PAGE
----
I found a book in a recent visit to the used book store called Street Art, published about a year ago in England. It’s a compendium of photographs of graffiti and street art from all over the world and it’s even spawned a couple of calendars for 2015 and 2016.
To me the most interesting part about the book is that it uses our Nosegrind font for the title, for chapter headers and prominently throughout the book. Interesting but maybe frustrating too.
You see it reminded me of how little regard some publishers have for the fonts which are such a big part of their publications. The flyleaf of the book is packed with credits. They credit everyone from picture researcher to the copy editor. There aren’t any credits for the street art that is the subject of the book, but that’s understandable since their work is mostly anonymous. The one thing that’s not credited is our font. With Nosegrind on almost every page you’d think they could credit the source of the font. And it’s not like the source of the font is mysterious or hard to research. Even if they downloaded the font off of one of the many sites that have demo or old shareware versions.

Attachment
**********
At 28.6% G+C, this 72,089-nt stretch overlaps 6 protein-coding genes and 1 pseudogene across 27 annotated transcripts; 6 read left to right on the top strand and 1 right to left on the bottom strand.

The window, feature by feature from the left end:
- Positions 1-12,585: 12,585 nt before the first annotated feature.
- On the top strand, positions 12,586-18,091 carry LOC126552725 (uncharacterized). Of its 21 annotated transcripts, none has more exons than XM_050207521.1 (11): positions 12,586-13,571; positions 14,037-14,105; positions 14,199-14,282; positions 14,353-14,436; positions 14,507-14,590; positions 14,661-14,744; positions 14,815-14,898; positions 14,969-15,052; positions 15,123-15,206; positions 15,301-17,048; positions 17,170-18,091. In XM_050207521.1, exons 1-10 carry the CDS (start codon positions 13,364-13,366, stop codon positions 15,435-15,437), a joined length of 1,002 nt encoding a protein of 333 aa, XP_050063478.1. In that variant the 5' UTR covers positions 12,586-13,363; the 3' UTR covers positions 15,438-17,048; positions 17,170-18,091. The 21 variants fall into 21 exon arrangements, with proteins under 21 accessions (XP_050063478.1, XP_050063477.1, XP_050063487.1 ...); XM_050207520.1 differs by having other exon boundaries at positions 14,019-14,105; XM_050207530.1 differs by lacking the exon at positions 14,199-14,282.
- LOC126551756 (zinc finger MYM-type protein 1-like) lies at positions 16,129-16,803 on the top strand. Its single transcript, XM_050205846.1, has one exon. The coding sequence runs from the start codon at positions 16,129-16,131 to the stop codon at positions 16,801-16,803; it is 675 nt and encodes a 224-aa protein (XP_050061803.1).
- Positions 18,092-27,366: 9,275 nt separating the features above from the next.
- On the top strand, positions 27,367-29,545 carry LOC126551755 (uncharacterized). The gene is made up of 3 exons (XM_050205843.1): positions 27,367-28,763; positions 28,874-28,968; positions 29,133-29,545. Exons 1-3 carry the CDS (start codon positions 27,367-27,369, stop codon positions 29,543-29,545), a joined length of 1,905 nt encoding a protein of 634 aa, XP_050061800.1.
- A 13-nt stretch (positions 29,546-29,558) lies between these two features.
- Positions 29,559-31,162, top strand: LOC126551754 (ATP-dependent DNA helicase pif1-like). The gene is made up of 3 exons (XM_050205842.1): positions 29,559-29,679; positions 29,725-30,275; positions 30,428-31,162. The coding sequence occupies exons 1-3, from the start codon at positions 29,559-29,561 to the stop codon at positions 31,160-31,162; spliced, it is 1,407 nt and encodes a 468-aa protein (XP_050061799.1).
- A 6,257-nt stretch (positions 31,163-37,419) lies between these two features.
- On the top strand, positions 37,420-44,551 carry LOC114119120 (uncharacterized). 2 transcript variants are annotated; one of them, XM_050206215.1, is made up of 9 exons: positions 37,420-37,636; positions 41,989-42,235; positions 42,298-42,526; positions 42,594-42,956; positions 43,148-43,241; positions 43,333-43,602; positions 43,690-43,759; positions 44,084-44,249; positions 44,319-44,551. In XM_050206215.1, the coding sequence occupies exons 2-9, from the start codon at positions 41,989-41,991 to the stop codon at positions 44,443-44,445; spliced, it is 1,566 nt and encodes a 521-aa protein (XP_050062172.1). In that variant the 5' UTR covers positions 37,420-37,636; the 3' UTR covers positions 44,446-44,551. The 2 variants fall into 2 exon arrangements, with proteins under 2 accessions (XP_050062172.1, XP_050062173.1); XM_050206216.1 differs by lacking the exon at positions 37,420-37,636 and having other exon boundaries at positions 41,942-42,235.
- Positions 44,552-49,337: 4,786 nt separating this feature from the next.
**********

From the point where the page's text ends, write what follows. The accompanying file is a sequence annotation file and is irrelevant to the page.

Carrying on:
It’s not that we resent seeing our fonts in print. We love it. That’s what they’re for, after all. But we sell them at relatively low prices and make many available to download for free, yet almost no one ever includes a credit of any kind with them. So this is just a reminder that fonts matter too. And though we appreciate every sale (buy Nosegrind now), please give credit where credit is due.